Conversations on Clubhouse, the new audio-chat app: China’s War on Uyghurs

By SALINA KUO
Over the weekend, I had the opportunity to explore the wonders of “Clubhouse,” the new audio-only conversation app. It’s exciting to see this “next big” social media novelty take the world by storm, but not as quickly as one might expect. It’s currently open to a beta group of iPhone users for testing, and access to the app is by invitation only—for now. Clubhouse is widely described as a hybrid between conference-calls and podcasts, though unlike a conventional podcast recording, you can now consider responding to the speakers in real time, given the opportunity… Continue reading Conversations on Clubhouse, the new audio-chat app: China’s War on Uyghurs

China: Undefeated

By RHEA MEHTA
Last year around this time, the world was struck by the novel coronavirus. It’ll be wrong if I say that the rest is history, since the pandemic hasn’t left our backs as of yet. However, as multiple changes were witnessed all over the world—battling drowning economies, stimulating the healthcare system, pointing fingers at who’s responsible—the global scenario got a lot more interesting… Continue reading China: Undefeated

The Treaty on the Prohibition of Nuclear Weapons—More than Nuclear Gesture Politics

By EVA SIEGMANN
On the 6th August 1945, “Little Boy” was dropped on Hiroshima. Little Boy, very much a euphemism for the first nuclear bomb ever used, killed 70.000 civilians immediately. The unimaginable scale of this explosion in an almost finished war astounded the world. Humanity had opened Pandora’s box and tapped into the dark, not quite knowing which horrible consequences their newly gained capabilities could have on humanity’s future. And humanity has tried to live up to this incredible challenge in attempting to stop nuclear proliferation and place multilateral and bilateral disarmament agreements; however, nuclear weapons are the only one among the trio of weapons of mass destructions governments legitimately threaten to use against an enemy… Continue reading The Treaty on the Prohibition of Nuclear Weapons—More than Nuclear Gesture Politics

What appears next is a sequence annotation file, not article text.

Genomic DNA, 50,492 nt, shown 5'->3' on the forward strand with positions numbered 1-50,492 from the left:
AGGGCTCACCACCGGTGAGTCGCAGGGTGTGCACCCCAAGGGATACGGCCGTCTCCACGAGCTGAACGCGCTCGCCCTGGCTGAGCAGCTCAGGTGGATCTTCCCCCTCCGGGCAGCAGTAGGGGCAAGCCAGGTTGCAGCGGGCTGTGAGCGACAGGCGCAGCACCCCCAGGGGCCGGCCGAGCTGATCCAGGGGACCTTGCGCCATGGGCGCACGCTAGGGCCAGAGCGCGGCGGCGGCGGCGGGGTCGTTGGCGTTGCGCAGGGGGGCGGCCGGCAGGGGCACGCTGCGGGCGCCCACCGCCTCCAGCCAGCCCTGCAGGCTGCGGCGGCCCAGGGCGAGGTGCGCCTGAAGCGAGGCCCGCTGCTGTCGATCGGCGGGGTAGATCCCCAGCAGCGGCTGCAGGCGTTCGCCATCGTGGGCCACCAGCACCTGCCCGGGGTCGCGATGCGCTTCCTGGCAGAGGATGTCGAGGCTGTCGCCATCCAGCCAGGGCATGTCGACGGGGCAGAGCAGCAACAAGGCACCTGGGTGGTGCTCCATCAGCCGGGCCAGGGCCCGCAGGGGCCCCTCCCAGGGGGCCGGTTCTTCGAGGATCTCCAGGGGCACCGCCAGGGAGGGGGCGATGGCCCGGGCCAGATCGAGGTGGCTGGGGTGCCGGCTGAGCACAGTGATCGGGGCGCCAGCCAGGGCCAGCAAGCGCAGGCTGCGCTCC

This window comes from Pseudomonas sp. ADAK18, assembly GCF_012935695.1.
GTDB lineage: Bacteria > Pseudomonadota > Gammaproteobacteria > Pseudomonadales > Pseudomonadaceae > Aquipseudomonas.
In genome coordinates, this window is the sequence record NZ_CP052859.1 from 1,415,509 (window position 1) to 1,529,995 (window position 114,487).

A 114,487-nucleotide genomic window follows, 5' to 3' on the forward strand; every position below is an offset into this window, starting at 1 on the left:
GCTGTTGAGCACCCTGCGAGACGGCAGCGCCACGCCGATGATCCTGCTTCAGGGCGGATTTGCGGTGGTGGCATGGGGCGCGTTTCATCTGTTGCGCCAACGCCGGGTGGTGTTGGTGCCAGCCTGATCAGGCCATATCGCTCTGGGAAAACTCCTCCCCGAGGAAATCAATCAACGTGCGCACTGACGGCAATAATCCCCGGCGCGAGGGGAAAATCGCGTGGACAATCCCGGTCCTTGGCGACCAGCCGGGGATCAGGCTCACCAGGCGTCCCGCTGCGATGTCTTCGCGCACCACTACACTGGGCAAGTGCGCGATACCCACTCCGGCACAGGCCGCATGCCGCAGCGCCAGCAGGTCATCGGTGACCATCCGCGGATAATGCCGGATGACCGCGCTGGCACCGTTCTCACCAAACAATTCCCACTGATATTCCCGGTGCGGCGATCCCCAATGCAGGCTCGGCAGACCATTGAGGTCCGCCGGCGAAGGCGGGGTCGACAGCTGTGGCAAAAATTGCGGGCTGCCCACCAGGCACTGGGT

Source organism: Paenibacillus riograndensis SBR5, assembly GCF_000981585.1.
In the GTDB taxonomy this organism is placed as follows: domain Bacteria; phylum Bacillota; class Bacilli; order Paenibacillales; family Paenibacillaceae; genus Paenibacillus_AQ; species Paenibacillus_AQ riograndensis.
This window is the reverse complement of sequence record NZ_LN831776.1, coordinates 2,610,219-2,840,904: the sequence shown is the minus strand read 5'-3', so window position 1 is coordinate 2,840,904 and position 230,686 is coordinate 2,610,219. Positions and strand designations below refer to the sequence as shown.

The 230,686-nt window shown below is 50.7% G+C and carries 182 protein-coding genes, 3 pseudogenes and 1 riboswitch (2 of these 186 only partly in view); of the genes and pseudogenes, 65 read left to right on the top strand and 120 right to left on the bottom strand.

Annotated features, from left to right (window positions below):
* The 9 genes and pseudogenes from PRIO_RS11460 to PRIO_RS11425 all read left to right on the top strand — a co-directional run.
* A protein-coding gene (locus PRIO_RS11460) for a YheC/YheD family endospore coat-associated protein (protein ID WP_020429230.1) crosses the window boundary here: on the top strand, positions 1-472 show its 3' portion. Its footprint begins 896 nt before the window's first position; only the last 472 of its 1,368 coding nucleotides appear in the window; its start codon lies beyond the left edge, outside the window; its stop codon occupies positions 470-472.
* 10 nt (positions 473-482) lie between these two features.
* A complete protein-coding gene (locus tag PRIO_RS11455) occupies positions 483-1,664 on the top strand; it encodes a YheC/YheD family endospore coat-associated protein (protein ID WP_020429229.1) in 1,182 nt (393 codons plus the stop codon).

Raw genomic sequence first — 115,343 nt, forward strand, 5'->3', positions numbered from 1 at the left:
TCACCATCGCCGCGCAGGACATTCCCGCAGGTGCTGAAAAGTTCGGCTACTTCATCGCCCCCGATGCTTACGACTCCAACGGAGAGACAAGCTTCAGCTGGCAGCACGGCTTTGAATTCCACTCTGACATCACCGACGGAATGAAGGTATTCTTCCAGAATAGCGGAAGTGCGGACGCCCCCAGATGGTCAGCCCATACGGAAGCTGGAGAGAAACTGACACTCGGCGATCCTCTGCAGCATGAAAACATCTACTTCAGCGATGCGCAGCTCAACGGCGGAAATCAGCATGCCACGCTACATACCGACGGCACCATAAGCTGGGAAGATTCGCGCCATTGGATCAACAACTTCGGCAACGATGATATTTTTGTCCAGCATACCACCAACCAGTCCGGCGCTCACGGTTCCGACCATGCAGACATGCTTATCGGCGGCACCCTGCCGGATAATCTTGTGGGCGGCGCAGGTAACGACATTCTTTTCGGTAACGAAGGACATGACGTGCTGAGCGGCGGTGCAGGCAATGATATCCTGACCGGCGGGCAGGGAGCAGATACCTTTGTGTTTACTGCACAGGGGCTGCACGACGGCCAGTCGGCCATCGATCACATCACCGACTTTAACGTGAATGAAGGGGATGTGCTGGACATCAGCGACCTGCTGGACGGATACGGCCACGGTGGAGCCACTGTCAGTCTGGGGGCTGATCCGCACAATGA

One Year Since the Rioters’ University Rebelled

By PETER GUO
“Rioters’ University” is the derogatory name given by many pro-government media sources to the Chinese University of Hong Kong (CUHK). In response to their “riotous acts,” the students were reminded by the People’s Daily, China’s mouthpiece, of the school’s motto which is taken from the Confucian classic Analects, “through learning and temperance to virtue.” The students, however, humorously and proudly accepted this name and largely confirmed it with the confrontation between them and the police on campus a year ago… Continue reading One Year Since the Rioters’ University Rebelled

What is to be Observed from the Ceremony of Double Tenth Day in Taiwan?

By PETER GUO
On October 10, 1911 in Wuchang, one of the three cities of the conurbation of Wuhan, revolutionaries started a revolt that later led to the overthrow of the Qing Dynasty, and China’s two thousand years of imperial rule with it. The Republic of China (ROC), the régime founded afterwards, set this date as the national day, popularly known as the Double Tenth Day. As most national days in the world, the Double Tenth Day became an important event employed by politicians to make political gestures in Taiwan, the island that formally embodies the régime of ROC. So, what is to be observed? Continue reading What is to be Observed from the Ceremony of Double Tenth Day in Taiwan?